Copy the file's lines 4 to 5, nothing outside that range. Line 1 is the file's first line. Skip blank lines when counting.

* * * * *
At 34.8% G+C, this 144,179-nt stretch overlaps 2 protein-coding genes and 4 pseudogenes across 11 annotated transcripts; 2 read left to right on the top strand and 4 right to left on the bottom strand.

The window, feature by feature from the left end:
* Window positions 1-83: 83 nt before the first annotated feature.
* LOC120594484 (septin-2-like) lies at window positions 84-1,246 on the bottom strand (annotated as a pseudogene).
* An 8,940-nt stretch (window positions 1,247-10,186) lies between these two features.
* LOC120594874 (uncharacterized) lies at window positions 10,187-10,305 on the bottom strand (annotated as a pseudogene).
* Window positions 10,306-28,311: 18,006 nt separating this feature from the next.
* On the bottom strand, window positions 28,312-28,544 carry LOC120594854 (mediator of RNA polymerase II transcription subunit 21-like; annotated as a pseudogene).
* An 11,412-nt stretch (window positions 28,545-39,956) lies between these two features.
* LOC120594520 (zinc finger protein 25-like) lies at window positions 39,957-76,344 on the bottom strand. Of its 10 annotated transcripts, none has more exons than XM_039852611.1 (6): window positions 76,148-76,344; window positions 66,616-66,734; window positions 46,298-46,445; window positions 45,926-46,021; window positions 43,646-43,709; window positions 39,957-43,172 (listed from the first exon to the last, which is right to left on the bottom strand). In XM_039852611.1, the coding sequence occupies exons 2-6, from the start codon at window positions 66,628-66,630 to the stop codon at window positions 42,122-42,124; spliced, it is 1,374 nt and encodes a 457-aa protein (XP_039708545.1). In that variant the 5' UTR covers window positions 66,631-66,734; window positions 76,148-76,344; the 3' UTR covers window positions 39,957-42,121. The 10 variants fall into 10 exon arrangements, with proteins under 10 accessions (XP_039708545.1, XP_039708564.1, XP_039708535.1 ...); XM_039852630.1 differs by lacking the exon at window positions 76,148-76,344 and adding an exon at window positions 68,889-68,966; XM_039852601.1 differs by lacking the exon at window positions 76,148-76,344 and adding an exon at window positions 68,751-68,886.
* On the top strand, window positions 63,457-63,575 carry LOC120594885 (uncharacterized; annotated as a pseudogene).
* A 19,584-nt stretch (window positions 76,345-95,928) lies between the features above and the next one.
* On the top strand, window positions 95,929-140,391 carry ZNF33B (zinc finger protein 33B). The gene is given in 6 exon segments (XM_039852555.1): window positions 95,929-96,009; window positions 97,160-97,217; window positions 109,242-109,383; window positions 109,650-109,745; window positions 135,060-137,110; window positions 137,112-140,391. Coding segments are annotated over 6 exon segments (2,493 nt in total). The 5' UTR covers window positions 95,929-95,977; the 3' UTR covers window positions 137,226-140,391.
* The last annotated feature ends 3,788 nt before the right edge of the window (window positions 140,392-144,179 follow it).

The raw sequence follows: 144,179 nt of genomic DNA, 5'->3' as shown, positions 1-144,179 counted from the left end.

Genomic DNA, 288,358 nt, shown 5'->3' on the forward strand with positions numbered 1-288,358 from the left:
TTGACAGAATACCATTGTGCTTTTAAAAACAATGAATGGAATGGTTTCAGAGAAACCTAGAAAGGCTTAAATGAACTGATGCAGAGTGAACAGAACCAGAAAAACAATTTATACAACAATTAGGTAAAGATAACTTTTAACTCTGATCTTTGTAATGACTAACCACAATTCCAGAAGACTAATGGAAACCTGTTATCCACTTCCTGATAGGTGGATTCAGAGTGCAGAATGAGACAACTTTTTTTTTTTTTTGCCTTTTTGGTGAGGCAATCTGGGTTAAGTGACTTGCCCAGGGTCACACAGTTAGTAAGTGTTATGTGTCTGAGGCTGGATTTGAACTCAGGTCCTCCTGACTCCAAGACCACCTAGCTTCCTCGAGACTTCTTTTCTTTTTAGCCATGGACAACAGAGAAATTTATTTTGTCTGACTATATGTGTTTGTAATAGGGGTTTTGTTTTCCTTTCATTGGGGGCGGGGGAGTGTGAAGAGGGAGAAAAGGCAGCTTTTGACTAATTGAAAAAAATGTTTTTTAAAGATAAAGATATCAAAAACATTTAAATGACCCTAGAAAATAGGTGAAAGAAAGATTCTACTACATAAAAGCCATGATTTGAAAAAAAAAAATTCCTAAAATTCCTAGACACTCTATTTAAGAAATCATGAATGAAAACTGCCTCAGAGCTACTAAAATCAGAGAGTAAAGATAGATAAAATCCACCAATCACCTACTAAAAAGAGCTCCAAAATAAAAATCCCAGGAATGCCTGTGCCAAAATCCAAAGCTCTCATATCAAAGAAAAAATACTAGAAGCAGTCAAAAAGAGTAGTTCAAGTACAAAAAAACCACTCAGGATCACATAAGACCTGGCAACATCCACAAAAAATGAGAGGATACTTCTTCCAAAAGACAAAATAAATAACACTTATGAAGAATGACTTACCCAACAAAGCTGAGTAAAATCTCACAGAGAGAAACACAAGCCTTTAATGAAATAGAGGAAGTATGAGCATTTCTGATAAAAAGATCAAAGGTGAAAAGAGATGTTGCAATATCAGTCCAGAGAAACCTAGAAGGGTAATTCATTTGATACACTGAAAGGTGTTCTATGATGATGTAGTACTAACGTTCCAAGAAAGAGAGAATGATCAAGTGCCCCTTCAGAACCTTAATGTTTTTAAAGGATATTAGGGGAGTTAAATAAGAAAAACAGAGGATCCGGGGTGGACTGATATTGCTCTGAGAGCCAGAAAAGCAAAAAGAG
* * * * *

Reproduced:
* LOC120594484 (septin-2-like) lies at window positions 84-1,246 on the bottom strand (annotated as a pseudogene).
* An 8,940-nt stretch (window positions 1,247-10,186) lies between these two features.